“Delaina and I chose OCA for our children because we want consistency for our children. The values and goals we hold in our family are the same values and goals shared by the teachers and administrators at OCA. What our children see and hear at home, they see and hear in the classroom. We believe that God has created the world and that through Jesus Christ he is redeeming the world. OCA gives us the comfort in knowing we have a partner in helping our children understand God's will for their lives as they grow to be part of his redemptive purpose in their lives and in the world. It's that consistency that continually draws us to the ministry of OCA.” -Jeremie Beller

Why are the fine arts at OCA important to your family?

“The arts are important to our family because there are so many valuable lessons to learn. Being on stage, even from a young age leading a song, prayer or flag salute in chapel teaches you public speaking skills and helps with confidence. As kids grow and find their creative side, being in a stage production or singing in a class choir teaches teamwork in a way that is easy for even the youngest to appreciate.  We're incredibly blessed at OCA to have the arts as part of our weekly curriculum. In a world where arts funding is being cut in so many schools, we have found teachers who share their love to sing, paint, sketch, and bring productions to the stage for every age of our students.” -Christy Lentz

Why are athletics at OCA important to your family?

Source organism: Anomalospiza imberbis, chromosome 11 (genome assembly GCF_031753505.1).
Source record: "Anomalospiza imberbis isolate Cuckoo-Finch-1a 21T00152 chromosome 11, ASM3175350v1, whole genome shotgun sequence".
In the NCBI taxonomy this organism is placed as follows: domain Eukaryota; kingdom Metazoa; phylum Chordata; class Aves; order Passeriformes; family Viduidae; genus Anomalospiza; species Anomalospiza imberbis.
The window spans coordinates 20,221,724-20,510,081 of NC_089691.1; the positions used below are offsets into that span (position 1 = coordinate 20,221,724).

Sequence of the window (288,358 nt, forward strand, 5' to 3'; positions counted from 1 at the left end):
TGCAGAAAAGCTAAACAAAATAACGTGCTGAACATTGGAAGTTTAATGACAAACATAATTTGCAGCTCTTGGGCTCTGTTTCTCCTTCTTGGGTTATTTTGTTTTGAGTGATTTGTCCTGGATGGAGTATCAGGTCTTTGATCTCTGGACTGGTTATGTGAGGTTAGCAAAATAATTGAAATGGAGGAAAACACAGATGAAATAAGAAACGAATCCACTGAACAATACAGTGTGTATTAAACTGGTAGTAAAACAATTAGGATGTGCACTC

“Besides the obvious physical benefits of athletics and sports, we feel strongly that athletics at OCA help shape the character and faith of students. The young men and women learn valuable lessons in teamwork, submitting to authority, how to deal with adversity, how to handle success, and so much more. Athletics can be a very effective vehicle through which God shapes lives.” -Randy Roper

So, why?

  • Christ-centered education
  • Positive relationships between teacher and student
  • Biblical worldview
  • Shaping my child’s life into Christ
  • Partnership between home and school
  • Cultivating character traits that last a lifetime

I wasn’t surprised when these phrases showed up in our parent’s responses to our WHY questions, because these are the the same reasons that many of us chose to be part of this community.  

These are our WHYs.  

Parents and teachers alike desire many of the same things for our children. So what do we do from here?

The direction of this school community and the choices we make for it are based on these same phrases that were pulled out of our parent’s quotes.  And that’s how our WHAT was formed.

“The mission of Oklahoma Christian Academy is to assist the family and the Church in providing God-centered, Christian education for our students, so as to equip them to exercise Christian leadership in our world.”

It is so important that we remember our WHY, not only as a school but also as parents. And it’s even more important that we allow out WHY to determine the actions we take.  Celebrate your children for the reason they make choices, not just for making the right choice.  Encourage them to look more deeply into the WHY.